The world building here is far more interesting than the characters that live in it.Abraham's world is one where poet's controls spirits, where stance is more important than words, and brother can kill brother. The name makes the magic.It also is a world controlled by guilds. The idea of magic is great here, but I found myself hard pressed to actually cared what happened to anyone besides Amat, who is a rounded character.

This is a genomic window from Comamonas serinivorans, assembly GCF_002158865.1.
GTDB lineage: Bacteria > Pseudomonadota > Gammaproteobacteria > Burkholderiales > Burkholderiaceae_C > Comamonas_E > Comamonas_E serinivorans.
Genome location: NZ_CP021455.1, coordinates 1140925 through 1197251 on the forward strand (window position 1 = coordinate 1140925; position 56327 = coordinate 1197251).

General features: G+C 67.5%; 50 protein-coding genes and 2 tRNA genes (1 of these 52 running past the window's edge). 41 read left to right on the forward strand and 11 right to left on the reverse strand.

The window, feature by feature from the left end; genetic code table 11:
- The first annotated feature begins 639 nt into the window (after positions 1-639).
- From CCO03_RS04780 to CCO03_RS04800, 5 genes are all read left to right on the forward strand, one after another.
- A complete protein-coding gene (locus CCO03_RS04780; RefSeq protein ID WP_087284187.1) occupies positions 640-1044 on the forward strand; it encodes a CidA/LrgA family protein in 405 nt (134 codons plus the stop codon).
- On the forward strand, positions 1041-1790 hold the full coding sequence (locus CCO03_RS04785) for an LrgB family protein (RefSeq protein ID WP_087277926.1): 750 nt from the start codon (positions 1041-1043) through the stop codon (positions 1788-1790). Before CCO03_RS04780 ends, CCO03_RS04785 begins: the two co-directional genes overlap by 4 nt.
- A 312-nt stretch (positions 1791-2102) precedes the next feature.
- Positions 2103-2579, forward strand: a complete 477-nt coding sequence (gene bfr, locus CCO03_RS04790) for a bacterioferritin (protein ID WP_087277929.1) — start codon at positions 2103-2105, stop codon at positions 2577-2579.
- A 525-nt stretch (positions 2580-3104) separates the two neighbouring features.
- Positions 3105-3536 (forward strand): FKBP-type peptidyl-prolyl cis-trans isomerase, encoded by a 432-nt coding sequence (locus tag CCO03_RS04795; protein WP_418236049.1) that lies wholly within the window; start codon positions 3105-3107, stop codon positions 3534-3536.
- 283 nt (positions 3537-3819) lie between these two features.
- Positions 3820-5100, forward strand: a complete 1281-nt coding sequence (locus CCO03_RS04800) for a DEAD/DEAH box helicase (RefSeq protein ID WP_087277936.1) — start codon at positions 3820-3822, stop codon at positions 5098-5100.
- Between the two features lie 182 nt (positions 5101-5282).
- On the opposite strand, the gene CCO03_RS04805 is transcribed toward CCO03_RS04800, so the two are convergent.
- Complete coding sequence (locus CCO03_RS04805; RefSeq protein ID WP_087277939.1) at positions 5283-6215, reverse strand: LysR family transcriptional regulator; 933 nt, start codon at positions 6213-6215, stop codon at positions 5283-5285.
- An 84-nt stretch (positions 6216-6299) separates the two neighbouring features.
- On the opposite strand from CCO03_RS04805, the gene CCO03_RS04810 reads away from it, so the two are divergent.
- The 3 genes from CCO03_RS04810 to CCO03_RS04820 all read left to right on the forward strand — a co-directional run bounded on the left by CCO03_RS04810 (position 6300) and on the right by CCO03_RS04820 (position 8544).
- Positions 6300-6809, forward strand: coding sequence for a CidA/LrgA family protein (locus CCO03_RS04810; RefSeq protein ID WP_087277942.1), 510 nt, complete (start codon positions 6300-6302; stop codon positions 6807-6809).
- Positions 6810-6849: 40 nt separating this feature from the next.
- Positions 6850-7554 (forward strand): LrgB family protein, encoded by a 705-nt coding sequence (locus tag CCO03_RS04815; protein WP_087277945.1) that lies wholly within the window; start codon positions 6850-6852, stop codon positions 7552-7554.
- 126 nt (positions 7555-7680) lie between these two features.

** spoiler alert ** Wow! Amazing depth of writing. The plot is incredibly complex with many players all angling for position. The author has created an extremely complicated word, at the same time only showing us a little. The characters are all very three-dimensional with their own set of motivations and desires. As the book goes on it becomes more apparent as to why some of these characters are doing what they are doing and why. The is the feeling of of great disaster about to befall these characters but I suspect thats lining up in future books. The culture's that are portrayed in the book have elements borrowed from many different people's and time and this works extremly well. Overall excellent! Next! :D